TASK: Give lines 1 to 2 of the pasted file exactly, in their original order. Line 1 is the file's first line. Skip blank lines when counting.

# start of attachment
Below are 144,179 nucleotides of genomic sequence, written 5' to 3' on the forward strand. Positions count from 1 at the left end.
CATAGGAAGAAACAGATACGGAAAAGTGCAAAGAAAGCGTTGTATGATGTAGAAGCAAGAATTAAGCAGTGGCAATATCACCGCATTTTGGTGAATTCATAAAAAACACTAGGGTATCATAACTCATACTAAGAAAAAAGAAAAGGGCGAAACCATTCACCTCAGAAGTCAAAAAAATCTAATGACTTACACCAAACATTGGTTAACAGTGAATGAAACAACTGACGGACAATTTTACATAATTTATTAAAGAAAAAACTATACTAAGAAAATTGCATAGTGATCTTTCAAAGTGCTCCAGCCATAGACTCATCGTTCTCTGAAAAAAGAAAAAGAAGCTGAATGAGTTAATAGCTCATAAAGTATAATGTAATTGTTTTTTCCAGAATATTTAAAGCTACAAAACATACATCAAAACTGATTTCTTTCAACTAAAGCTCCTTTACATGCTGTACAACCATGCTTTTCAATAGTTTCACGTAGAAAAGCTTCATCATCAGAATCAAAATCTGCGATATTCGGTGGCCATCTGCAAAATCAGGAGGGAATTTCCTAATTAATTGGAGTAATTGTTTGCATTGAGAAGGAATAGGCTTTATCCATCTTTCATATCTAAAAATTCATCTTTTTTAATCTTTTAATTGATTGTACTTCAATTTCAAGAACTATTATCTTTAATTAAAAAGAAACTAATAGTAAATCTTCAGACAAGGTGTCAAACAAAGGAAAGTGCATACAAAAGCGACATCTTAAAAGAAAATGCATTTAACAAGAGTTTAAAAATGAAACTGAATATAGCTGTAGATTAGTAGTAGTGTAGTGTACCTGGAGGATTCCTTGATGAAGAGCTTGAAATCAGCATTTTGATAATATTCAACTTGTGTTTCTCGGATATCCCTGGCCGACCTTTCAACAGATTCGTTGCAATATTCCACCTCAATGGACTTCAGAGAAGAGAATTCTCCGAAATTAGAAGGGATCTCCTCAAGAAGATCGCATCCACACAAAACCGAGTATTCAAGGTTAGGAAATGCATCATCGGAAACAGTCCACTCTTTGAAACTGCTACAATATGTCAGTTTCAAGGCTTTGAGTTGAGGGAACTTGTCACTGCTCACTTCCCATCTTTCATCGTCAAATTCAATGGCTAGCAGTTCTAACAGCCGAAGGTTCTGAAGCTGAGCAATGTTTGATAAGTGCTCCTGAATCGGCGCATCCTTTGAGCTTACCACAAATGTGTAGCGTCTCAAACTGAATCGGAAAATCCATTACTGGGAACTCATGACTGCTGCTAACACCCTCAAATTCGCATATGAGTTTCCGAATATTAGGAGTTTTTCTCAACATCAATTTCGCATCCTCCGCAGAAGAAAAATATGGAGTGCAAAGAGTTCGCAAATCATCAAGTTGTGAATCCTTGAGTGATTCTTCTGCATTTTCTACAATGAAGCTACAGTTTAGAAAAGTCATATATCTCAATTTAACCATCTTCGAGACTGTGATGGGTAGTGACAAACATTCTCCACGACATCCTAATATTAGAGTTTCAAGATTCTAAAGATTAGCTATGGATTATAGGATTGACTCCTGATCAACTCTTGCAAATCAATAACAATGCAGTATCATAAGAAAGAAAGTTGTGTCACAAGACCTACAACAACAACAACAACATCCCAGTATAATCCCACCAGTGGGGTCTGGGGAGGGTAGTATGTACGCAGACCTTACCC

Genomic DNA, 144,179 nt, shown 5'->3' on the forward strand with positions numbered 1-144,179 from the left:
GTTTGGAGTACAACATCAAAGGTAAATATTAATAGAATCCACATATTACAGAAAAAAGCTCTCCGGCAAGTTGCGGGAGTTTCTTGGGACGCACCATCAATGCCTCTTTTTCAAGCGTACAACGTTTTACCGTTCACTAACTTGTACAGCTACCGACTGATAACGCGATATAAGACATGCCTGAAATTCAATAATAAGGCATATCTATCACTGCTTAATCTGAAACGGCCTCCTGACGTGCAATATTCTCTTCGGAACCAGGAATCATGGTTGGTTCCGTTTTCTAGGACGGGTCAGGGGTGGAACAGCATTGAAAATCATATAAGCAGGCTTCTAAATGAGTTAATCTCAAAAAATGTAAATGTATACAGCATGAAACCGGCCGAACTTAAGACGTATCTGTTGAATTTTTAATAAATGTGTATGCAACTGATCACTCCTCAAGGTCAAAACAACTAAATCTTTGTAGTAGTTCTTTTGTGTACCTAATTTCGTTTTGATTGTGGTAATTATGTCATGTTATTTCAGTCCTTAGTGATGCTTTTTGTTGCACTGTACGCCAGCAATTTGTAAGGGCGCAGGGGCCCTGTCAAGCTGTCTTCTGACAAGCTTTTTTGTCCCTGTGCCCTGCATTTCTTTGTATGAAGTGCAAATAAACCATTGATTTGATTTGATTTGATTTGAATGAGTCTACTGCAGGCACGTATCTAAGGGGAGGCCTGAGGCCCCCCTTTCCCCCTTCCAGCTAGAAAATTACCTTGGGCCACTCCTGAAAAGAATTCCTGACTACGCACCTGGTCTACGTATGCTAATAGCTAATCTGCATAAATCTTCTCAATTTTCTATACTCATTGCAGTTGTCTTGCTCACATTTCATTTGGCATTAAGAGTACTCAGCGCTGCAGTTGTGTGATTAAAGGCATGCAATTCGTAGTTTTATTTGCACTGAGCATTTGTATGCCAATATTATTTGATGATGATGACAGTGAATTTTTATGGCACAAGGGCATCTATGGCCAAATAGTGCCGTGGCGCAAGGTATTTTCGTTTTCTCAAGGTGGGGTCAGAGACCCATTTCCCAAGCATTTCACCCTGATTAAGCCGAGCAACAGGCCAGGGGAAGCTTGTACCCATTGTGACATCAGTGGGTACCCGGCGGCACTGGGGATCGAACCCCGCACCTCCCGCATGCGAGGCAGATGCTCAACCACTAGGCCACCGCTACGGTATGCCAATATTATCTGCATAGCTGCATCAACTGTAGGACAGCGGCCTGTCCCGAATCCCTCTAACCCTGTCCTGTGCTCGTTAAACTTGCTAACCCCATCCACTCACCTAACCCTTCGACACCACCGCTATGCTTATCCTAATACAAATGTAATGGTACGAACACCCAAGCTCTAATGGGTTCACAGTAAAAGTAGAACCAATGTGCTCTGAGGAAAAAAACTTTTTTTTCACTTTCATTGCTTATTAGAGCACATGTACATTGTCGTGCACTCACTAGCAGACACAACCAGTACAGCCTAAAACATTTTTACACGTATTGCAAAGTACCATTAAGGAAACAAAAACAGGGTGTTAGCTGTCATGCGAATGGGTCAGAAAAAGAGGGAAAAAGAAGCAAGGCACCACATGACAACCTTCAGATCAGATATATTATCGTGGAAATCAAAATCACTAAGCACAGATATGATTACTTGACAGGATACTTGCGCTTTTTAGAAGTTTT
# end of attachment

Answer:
Below are 144,179 nucleotides of genomic sequence, written 5' to 3' on the forward strand. Positions count from 1 at the left end.
CATAGGAAGAAACAGATACGGAAAAGTGCAAAGAAAGCGTTGTATGATGTAGAAGCAAGAATTAAGCAGTGGCAATATCACCGCATTTTGGTGAATTCATAAAAAACACTAGGGTATCATAACTCATACTAAGAAAAAAGAAAAGGGCGAAACCATTCACCTCAGAAGTCAAAAAAATCTAATGACTTACACCAAACATTGGTTAACAGTGAATGAAACAACTGACGGACAATTTTACATAATTTATTAAAGAAAAAACTATACTAAGAAAATTGCATAGTGATCTTTCAAAGTGCTCCAGCCATAGACTCATCGTTCTCTGAAAAAAGAAAAAGAAGCTGAATGAGTTAATAGCTCATAAAGTATAATGTAATTGTTTTTTCCAGAATATTTAAAGCTACAAAACATACATCAAAACTGATTTCTTTCAACTAAAGCTCCTTTACATGCTGTACAACCATGCTTTTCAATAGTTTCACGTAGAAAAGCTTCATCATCAGAATCAAAATCTGCGATATTCGGTGGCCATCTGCAAAATCAGGAGGGAATTTCCTAATTAATTGGAGTAATTGTTTGCATTGAGAAGGAATAGGCTTTATCCATCTTTCATATCTAAAAATTCATCTTTTTTAATCTTTTAATTGATTGTACTTCAATTTCAAGAACTATTATCTTTAATTAAAAAGAAACTAATAGTAAATCTTCAGACAAGGTGTCAAACAAAGGAAAGTGCATACAAAAGCGACATCTTAAAAGAAAATGCATTTAACAAGAGTTTAAAAATGAAACTGAATATAGCTGTAGATTAGTAGTAGTGTAGTGTACCTGGAGGATTCCTTGATGAAGAGCTTGAAATCAGCATTTTGATAATATTCAACTTGTGTTTCTCGGATATCCCTGGCCGACCTTTCAACAGATTCGTTGCAATATTCCACCTCAATGGACTTCAGAGAAGAGAATTCTCCGAAATTAGAAGGGATCTCCTCAAGAAGATCGCATCCACACAAAACCGAGTATTCAAGGTTAGGAAATGCATCATCGGAAACAGTCCACTCTTTGAAACTGCTACAATATGTCAGTTTCAAGGCTTTGAGTTGAGGGAACTTGTCACTGCTCACTTCCCATCTTTCATCGTCAAATTCAATGGCTAGCAGTTCTAACAGCCGAAGGTTCTGAAGCTGAGCAATGTTTGATAAGTGCTCCTGAATCGGCGCATCCTTTGAGCTTACCACAAATGTGTAGCGTCTCAAACTGAATCGGAAAATCCATTACTGGGAACTCATGACTGCTGCTAACACCCTCAAATTCGCATATGAGTTTCCGAATATTAGGAGTTTTTCTCAACATCAATTTCGCATCCTCCGCAGAAGAAAAATATGGAGTGCAAAGAGTTCGCAAATCATCAAGTTGTGAATCCTTGAGTGATTCTTCTGCATTTTCTACAATGAAGCTACAGTTTAGAAAAGTCATATATCTCAATTTAACCATCTTCGAGACTGTGATGGGTAGTGACAAACATTCTCCACGACATCCTAATATTAGAGTTTCAAGATTCTAAAGATTAGCTATGGATTATAGGATTGACTCCTGATCAACTCTTGCAAATCAATAACAATGCAGTATCATAAGAAAGAAAGTTGTGTCACAAGACCTACAACAACAACAACAACATCCCAGTATAATCCCACCAGTGGGGTCTGGGGAGGGTAGTATGTACGCAGACCTTACCC